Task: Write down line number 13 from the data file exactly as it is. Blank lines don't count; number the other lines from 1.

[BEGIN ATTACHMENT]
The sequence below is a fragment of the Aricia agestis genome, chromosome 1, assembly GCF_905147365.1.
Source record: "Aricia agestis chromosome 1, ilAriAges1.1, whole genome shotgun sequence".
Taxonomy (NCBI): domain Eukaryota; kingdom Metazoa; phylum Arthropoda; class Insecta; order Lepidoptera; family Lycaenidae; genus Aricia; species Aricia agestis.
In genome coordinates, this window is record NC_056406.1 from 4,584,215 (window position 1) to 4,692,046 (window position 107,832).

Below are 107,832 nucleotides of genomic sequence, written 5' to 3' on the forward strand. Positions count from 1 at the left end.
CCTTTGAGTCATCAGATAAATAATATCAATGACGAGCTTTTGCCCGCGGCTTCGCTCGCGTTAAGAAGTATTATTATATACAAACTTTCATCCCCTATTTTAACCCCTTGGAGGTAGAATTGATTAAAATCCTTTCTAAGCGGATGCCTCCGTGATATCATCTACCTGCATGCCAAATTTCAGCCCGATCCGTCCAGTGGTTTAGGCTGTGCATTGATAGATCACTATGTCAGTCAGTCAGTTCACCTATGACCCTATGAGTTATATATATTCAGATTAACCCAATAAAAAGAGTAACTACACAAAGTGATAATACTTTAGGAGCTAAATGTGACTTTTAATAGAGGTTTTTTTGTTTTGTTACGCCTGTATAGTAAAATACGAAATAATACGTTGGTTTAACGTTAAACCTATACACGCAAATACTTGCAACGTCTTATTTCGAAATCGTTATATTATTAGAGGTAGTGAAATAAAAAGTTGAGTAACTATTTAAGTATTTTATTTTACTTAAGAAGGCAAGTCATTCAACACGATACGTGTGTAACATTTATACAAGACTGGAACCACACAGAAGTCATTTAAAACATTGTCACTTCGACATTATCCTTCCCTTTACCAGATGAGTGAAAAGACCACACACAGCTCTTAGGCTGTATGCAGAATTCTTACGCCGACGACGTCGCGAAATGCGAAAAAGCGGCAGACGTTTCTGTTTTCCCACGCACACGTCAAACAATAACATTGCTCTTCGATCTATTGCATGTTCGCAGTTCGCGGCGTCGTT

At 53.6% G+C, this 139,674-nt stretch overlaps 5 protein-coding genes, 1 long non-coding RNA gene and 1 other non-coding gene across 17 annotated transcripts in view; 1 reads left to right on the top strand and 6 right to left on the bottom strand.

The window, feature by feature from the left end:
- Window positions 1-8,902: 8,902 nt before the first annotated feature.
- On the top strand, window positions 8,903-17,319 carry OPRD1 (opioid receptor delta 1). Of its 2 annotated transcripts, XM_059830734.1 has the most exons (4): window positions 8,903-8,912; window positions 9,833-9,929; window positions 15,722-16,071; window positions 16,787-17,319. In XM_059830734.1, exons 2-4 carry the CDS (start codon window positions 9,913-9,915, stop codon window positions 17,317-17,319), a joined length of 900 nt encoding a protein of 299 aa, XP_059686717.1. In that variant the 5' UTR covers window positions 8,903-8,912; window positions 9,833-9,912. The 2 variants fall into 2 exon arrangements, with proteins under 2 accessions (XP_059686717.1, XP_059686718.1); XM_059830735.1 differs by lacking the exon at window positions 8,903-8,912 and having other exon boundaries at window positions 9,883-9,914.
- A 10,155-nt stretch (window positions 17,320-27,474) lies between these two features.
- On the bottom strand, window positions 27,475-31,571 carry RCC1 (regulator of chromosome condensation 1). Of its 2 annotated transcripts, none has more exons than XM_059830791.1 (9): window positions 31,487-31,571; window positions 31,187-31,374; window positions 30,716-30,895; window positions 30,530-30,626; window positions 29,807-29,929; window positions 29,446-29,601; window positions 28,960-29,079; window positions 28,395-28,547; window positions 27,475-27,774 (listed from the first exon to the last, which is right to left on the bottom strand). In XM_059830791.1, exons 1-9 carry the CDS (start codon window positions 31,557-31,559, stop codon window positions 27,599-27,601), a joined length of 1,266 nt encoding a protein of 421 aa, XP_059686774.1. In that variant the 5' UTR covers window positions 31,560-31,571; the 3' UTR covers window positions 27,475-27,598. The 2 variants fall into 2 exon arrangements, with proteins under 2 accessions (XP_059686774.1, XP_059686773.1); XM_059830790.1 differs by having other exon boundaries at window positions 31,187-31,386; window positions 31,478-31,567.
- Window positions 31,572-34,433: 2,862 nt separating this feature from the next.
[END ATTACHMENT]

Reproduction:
- Window positions 31,572-34,433: 2,862 nt separating this feature from the next.